The electromagnetic mechanism of surface-enhanced Raman spectroscopy (SERS) involves plasmon enhancement of the optical-frequency electric fields on the surfaces of silver or gold (or sometimes other) nanoparticles where molecules that exhibit Raman scattering are located. It has long been recognized that the largest electric fields are associated with small gaps (∼1 nm) between two or more nanoparticles (including fused particle structures) that are 20-100 nm in size. Recent advances in electromagnetic theory calculations, which we overview in this article, provide a clear quantitative picture of the SERS enhancement associated with this effect. These advances include: (1) recognition of the nanoparticle structures that give the highest enhancement factors for a given gap size; (2) determination of the dependence of enhancement factor on gap size in the small-gap limit; (3) the use of finite-element methods, rather than cubic grid-based methods, to evaluate enhancement factors; (4) evaluation of the dipole reradiation effect on enhancement factors for small gaps; and (5) the use of nonlocal dielectric functions to describe a material's electrodynamic response. These advances have demonstrated that the "hot spots" for 1 nm or smaller gaps often have a multipolar plasmon resonance character, reflecting the short propagating plasmon wavelength that exists in them. This leads to SERS excitation spectra that are not correlated with extinction or scattering spectra. In addition, these results show that the electromagnetic SERS enhancement factor has an approximate 1/gap 2 dependence on gap (size) for optimally chosen particles.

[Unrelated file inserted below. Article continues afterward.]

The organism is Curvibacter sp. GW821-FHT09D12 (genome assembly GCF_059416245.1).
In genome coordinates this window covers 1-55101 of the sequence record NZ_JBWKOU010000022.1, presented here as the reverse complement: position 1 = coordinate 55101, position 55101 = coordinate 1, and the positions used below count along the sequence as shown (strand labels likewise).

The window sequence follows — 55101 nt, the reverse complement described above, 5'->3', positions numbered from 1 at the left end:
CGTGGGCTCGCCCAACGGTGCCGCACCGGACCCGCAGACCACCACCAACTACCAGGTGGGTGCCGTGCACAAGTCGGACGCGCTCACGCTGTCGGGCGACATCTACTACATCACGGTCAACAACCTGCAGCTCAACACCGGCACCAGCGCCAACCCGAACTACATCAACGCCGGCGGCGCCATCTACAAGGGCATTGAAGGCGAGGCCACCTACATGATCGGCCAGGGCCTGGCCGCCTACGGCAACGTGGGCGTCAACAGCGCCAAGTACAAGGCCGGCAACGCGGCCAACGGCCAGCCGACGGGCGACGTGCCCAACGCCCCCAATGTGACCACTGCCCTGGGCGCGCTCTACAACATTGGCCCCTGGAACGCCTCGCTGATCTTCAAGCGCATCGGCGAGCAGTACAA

ASJC Scopus subject areas
- Electronic, Optical and Magnetic Materials
- Physical and Theoretical Chemistry
- Surfaces, Coatings and Films